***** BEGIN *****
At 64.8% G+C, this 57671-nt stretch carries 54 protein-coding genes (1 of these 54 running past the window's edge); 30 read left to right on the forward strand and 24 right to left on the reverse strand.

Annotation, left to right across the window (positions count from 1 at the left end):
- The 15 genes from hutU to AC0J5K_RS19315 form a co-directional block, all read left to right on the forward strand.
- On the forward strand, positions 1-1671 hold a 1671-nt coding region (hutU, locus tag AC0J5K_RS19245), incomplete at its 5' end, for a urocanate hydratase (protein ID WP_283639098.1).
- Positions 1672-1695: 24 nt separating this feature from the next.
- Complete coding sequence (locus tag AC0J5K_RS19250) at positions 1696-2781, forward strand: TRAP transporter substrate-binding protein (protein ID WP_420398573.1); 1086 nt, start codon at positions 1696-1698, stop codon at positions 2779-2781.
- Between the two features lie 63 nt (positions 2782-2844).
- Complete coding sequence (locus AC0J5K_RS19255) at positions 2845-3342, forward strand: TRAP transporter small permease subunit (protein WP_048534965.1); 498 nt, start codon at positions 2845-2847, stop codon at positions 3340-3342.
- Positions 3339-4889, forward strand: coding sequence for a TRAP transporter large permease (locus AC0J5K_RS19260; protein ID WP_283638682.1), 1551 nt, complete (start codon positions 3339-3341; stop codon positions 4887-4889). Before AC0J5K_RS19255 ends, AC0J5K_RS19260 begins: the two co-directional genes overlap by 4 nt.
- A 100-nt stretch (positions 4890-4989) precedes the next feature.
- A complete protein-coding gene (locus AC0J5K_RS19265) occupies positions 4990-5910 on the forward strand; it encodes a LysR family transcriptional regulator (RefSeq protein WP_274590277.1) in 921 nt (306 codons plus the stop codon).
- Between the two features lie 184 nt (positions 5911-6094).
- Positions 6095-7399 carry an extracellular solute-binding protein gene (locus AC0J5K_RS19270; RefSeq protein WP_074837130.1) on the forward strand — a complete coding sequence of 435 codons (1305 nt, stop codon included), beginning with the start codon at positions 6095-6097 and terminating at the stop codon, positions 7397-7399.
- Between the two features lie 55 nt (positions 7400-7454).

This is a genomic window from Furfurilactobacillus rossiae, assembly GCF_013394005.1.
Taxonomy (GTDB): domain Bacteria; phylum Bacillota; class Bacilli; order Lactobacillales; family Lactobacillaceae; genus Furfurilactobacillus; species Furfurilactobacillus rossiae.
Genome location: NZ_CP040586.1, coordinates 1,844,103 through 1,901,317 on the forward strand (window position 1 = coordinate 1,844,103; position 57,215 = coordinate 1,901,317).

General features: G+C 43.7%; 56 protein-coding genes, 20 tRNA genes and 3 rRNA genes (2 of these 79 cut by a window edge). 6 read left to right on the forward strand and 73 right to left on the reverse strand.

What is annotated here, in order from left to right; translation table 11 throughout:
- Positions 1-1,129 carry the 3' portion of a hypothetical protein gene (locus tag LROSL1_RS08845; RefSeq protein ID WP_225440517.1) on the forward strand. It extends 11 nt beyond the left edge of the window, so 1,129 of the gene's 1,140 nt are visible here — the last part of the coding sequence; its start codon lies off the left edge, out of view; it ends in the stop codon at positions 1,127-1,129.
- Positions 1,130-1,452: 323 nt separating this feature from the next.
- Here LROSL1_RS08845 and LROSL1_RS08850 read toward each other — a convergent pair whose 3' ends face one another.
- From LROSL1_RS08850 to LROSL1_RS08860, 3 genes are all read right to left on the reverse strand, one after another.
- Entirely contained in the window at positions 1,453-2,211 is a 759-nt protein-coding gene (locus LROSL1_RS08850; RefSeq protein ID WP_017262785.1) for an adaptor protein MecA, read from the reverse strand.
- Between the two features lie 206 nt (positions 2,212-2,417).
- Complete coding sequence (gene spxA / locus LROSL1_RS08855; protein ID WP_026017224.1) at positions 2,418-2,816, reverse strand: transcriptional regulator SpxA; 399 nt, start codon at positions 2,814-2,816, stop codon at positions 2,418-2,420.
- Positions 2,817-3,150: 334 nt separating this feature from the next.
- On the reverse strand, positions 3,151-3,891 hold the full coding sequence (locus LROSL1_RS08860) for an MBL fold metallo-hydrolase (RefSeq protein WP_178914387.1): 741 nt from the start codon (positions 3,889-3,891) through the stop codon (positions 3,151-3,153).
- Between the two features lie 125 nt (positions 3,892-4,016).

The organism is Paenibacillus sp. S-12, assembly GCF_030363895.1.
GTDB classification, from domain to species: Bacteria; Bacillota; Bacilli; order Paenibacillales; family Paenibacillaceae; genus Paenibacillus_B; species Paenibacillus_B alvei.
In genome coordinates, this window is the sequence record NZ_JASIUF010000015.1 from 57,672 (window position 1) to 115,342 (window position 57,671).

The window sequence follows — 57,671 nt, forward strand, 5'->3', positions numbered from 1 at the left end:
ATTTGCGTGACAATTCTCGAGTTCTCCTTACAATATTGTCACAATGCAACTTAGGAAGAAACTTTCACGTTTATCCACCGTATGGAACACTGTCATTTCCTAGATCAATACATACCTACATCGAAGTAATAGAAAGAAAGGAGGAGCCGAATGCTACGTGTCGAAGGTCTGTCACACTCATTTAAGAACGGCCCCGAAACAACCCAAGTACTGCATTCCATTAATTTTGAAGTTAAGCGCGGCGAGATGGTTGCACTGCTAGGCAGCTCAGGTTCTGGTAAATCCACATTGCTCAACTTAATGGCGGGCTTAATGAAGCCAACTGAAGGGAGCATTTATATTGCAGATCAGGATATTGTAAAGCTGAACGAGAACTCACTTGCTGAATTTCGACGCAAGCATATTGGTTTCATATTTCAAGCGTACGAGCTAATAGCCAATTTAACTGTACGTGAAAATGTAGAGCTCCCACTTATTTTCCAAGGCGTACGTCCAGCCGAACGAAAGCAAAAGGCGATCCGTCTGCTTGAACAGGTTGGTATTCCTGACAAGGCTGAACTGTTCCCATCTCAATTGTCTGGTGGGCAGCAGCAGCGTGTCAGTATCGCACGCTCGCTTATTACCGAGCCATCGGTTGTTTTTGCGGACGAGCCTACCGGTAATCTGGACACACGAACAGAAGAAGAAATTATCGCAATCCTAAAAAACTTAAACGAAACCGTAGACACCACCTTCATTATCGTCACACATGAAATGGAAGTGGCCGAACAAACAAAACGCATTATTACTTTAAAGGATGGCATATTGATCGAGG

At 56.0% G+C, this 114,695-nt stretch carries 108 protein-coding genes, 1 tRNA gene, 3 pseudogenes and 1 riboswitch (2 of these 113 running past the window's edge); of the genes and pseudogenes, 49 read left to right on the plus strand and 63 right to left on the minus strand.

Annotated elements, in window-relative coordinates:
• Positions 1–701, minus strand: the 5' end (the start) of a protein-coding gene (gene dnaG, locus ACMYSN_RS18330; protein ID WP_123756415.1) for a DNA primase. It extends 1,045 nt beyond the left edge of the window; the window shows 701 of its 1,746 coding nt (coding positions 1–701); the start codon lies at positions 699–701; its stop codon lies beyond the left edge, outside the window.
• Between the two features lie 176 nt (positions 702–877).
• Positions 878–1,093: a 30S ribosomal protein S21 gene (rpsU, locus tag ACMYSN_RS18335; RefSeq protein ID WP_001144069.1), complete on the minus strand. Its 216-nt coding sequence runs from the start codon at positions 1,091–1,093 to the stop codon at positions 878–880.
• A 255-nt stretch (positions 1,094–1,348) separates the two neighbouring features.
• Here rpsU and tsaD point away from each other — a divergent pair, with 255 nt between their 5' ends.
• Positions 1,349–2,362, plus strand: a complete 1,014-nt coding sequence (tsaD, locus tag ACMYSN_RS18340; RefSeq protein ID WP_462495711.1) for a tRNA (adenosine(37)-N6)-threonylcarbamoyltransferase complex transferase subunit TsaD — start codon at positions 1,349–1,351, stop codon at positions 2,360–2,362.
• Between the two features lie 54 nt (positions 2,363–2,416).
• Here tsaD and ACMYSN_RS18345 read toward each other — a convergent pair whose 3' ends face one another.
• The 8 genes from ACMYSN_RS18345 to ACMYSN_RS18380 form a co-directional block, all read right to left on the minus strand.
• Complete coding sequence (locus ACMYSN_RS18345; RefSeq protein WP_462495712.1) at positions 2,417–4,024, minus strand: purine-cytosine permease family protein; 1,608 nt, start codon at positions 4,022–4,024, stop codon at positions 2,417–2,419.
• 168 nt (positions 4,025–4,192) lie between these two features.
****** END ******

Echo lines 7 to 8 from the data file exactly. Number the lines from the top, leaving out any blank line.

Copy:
- Between the two features lie 63 nt (positions 2782-2844).
- Complete coding sequence (locus AC0J5K_RS19255) at positions 2845-3342, forward strand: TRAP transporter small permease subunit (protein WP_048534965.1); 498 nt, start codon at positions 2845-2847, stop codon at positions 3340-3342.